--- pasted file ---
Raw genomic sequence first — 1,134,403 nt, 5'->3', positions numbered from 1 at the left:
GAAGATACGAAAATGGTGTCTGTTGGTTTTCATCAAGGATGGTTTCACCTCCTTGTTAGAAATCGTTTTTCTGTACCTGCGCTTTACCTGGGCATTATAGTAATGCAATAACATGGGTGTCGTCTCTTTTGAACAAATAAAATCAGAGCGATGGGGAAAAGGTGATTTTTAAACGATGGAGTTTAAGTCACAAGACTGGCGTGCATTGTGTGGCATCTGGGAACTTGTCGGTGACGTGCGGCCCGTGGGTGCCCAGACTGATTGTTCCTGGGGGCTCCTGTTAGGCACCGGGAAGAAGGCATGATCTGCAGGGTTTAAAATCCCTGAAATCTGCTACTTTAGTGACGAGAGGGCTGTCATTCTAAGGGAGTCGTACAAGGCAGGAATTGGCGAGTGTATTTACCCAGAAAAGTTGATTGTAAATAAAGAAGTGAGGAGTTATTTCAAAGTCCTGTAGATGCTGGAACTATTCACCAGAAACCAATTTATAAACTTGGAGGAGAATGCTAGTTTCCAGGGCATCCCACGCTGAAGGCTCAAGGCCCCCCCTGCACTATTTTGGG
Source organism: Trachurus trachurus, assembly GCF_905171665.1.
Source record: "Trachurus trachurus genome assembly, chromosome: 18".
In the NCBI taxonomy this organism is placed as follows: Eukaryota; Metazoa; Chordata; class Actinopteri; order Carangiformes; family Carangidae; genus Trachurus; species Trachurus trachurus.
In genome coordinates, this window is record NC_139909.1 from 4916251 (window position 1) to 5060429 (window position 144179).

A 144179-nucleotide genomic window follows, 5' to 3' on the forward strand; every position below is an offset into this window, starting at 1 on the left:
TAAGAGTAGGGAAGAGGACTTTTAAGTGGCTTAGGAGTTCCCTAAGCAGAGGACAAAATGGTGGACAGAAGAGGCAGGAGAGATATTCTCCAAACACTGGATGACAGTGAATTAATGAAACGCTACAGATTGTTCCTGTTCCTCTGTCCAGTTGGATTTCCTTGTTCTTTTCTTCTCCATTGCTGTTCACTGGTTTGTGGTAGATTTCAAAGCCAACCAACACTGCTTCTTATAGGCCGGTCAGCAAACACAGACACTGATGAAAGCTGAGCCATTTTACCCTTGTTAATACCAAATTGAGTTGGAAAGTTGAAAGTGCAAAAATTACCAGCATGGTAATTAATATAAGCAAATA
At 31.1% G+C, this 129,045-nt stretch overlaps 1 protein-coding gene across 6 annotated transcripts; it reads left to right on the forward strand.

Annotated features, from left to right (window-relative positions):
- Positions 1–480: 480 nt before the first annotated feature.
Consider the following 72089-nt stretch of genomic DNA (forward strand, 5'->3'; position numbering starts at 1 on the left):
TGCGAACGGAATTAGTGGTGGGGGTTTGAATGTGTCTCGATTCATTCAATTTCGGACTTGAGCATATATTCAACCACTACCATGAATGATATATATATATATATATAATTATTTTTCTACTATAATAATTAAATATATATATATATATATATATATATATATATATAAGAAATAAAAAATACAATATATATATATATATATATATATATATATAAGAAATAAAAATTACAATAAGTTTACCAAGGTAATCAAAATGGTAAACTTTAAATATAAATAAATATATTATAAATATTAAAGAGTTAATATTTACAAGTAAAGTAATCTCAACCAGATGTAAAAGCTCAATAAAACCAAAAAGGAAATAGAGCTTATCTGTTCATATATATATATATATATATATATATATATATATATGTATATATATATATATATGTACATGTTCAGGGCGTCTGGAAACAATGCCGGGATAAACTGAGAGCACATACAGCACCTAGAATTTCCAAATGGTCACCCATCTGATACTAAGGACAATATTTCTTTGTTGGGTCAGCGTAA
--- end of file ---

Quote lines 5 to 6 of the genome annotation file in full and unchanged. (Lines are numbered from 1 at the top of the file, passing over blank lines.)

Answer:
In the NCBI taxonomy this organism is placed as follows: Eukaryota; Metazoa; Chordata; class Actinopteri; order Carangiformes; family Carangidae; genus Trachurus; species Trachurus trachurus.
In genome coordinates, this window is record NC_139909.1 from 4916251 (window position 1) to 5060429 (window position 144179).